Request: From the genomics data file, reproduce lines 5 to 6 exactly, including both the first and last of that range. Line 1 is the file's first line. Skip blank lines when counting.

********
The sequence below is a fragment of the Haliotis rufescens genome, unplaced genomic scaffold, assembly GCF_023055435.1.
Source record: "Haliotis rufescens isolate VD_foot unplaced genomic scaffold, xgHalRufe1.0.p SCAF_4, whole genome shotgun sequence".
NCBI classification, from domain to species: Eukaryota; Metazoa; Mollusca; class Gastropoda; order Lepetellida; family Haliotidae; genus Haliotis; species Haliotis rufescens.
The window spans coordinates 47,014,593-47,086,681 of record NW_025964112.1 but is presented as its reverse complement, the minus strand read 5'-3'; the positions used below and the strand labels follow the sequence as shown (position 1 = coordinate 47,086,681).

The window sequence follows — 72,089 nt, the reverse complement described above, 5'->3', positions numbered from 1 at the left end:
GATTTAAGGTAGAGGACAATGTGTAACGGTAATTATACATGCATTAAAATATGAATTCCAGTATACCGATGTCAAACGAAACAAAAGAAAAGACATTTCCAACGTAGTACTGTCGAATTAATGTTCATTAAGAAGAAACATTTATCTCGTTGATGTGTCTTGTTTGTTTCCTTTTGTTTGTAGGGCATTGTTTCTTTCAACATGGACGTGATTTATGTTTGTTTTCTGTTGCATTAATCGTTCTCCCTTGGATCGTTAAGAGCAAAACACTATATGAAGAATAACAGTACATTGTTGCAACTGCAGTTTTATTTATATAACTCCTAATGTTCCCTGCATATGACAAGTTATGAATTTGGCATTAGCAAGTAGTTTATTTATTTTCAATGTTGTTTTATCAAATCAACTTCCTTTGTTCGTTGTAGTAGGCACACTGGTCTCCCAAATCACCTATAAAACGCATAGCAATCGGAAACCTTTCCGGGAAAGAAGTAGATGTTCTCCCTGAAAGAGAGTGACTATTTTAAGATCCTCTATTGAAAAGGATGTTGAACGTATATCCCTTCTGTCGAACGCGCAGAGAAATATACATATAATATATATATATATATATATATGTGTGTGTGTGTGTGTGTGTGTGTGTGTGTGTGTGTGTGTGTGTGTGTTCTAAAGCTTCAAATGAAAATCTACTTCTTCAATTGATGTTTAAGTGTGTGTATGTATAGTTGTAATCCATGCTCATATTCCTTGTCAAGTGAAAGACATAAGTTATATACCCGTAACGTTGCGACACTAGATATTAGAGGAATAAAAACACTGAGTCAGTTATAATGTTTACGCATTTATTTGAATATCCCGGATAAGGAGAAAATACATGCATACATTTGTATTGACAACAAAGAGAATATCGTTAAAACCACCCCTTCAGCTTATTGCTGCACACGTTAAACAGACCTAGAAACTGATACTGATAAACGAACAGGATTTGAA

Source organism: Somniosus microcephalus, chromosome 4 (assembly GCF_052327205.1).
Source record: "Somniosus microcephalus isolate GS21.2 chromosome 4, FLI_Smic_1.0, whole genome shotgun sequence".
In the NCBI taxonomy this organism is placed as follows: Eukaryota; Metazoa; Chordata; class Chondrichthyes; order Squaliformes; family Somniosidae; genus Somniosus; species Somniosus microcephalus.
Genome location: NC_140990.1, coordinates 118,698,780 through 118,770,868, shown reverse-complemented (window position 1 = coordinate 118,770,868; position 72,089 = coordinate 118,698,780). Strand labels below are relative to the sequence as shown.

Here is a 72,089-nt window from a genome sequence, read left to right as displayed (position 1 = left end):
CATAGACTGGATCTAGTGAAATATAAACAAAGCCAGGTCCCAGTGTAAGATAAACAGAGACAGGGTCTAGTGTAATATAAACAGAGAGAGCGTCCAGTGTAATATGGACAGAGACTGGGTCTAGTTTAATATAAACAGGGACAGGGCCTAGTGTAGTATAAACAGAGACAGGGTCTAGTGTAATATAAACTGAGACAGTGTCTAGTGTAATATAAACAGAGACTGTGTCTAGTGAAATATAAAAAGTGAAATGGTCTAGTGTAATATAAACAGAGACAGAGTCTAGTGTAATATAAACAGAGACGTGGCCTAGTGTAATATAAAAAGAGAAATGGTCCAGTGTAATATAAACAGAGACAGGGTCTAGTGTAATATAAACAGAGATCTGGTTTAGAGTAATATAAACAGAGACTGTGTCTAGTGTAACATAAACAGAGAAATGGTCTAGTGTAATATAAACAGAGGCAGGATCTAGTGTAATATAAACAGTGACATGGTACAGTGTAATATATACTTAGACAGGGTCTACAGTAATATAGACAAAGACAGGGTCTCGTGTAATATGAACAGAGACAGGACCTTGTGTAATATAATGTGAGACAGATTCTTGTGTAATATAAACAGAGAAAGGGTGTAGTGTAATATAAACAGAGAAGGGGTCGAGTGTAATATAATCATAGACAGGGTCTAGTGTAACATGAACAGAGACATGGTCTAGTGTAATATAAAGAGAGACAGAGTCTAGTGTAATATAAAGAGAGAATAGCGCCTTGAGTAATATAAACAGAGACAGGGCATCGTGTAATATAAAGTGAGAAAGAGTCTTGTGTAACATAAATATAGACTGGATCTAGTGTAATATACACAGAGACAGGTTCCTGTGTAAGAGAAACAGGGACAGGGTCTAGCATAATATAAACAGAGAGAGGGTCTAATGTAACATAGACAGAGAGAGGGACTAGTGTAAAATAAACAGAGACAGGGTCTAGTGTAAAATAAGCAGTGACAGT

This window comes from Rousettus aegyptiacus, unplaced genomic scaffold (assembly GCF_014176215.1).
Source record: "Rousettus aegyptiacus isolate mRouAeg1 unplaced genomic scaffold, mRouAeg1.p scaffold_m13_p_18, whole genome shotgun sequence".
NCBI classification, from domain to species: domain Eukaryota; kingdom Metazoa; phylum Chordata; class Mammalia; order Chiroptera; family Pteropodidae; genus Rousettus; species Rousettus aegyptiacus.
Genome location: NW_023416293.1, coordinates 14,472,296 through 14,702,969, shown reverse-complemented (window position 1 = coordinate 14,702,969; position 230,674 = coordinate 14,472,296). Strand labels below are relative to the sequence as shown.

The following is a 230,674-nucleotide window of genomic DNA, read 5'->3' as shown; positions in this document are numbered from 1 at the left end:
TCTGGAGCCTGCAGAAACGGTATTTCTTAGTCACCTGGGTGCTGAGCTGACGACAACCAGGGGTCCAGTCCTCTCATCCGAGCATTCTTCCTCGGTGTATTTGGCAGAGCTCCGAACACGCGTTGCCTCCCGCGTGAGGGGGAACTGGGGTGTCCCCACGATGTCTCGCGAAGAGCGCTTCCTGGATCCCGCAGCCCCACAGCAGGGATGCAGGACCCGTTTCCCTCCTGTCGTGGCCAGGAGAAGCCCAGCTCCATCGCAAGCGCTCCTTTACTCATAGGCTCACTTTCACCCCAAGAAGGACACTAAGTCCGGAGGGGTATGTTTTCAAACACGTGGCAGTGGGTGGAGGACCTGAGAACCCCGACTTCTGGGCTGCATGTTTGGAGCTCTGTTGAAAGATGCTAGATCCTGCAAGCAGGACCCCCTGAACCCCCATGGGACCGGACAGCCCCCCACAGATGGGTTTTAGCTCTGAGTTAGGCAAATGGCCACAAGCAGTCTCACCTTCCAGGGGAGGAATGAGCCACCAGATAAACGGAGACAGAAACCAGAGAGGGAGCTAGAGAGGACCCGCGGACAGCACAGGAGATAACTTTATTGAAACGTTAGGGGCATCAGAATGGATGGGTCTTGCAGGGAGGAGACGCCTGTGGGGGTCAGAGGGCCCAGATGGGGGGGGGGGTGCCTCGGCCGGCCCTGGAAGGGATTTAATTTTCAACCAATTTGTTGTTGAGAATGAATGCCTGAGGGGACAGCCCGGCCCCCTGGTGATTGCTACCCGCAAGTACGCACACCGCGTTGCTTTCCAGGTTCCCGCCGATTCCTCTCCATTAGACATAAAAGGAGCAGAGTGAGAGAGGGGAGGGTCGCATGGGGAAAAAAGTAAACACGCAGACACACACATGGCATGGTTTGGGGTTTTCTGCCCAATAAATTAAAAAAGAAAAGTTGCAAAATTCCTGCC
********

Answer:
The window sequence follows — 72,089 nt, the reverse complement described above, 5'->3', positions numbered from 1 at the left end:
GATTTAAGGTAGAGGACAATGTGTAACGGTAATTATACATGCATTAAAATATGAATTCCAGTATACCGATGTCAAACGAAACAAAAGAAAAGACATTTCCAACGTAGTACTGTCGAATTAATGTTCATTAAGAAGAAACATTTATCTCGTTGATGTGTCTTGTTTGTTTCCTTTTGTTTGTAGGGCATTGTTTCTTTCAACATGGACGTGATTTATGTTTGTTTTCTGTTGCATTAATCGTTCTCCCTTGGATCGTTAAGAGCAAAACACTATATGAAGAATAACAGTACATTGTTGCAACTGCAGTTTTATTTATATAACTCCTAATGTTCCCTGCATATGACAAGTTATGAATTTGGCATTAGCAAGTAGTTTATTTATTTTCAATGTTGTTTTATCAAATCAACTTCCTTTGTTCGTTGTAGTAGGCACACTGGTCTCCCAAATCACCTATAAAACGCATAGCAATCGGAAACCTTTCCGGGAAAGAAGTAGATGTTCTCCCTGAAAGAGAGTGACTATTTTAAGATCCTCTATTGAAAAGGATGTTGAACGTATATCCCTTCTGTCGAACGCGCAGAGAAATATACATATAATATATATATATATATATATATGTGTGTGTGTGTGTGTGTGTGTGTGTGTGTGTGTGTGTGTGTGTGTGTTCTAAAGCTTCAAATGAAAATCTACTTCTTCAATTGATGTTTAAGTGTGTGTATGTATAGTTGTAATCCATGCTCATATTCCTTGTCAAGTGAAAGACATAAGTTATATACCCGTAACGTTGCGACACTAGATATTAGAGGAATAAAAACACTGAGTCAGTTATAATGTTTACGCATTTATTTGAATATCCCGGATAAGGAGAAAATACATGCATACATTTGTATTGACAACAAAGAGAATATCGTTAAAACCACCCCTTCAGCTTATTGCTGCACACGTTAAACAGACCTAGAAACTGATACTGATAAACGAACAGGATTTGAA